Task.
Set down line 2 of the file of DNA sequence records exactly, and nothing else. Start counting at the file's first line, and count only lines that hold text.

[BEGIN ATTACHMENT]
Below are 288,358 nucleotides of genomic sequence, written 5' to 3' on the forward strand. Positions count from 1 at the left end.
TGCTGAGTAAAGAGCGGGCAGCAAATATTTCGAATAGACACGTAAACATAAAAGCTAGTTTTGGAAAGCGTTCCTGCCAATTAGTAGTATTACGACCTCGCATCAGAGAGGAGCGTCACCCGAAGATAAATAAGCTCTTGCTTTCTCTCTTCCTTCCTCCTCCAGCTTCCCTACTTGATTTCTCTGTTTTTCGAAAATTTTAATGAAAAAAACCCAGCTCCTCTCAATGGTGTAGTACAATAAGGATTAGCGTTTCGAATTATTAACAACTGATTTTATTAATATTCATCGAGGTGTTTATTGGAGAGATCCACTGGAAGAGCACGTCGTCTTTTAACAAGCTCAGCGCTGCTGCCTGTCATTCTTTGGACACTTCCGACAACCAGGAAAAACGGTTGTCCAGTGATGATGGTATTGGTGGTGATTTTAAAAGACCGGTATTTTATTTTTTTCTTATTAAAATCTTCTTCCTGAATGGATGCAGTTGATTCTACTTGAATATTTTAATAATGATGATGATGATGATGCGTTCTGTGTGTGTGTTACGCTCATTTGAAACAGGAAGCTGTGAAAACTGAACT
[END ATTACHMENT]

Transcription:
TGCTGAGTAAAGAGCGGGCAGCAAATATTTCGAATAGACACGTAAACATAAAAGCTAGTTTTGGAAAGCGTTCCTGCCAATTAGTAGTATTACGACCTCGCATCAGAGAGGAGCGTCACCCGAAGATAAATAAGCTCTTGCTTTCTCTCTTCCTTCCTCCTCCAGCTTCCCTACTTGATTTCTCTGTTTTTCGAAAATTTTAATGAAAAAAACCCAGCTCCTCTCAATGGTGTAGTACAATAAGGATTAGCGTTTCGAATTATTAACAACTGATTTTATTAATATTCATCGAGGTGTTTATTGGAGAGATCCACTGGAAGAGCACGTCGTCTTTTAACAAGCTCAGCGCTGCTGCCTGTCATTCTTTGGACACTTCCGACAACCAGGAAAAACGGTTGTCCAGTGATGATGGTATTGGTGGTGATTTTAAAAGACCGGTATTTTATTTTTTTCTTATTAAAATCTTCTTCCTGAATGGATGCAGTTGATTCTACTTGAATATTTTAATAATGATGATGATGATGATGCGTTCTGTGTGTGTGTTACGCTCATTTGAAACAGGAAGCTGTGAAAACTGAACT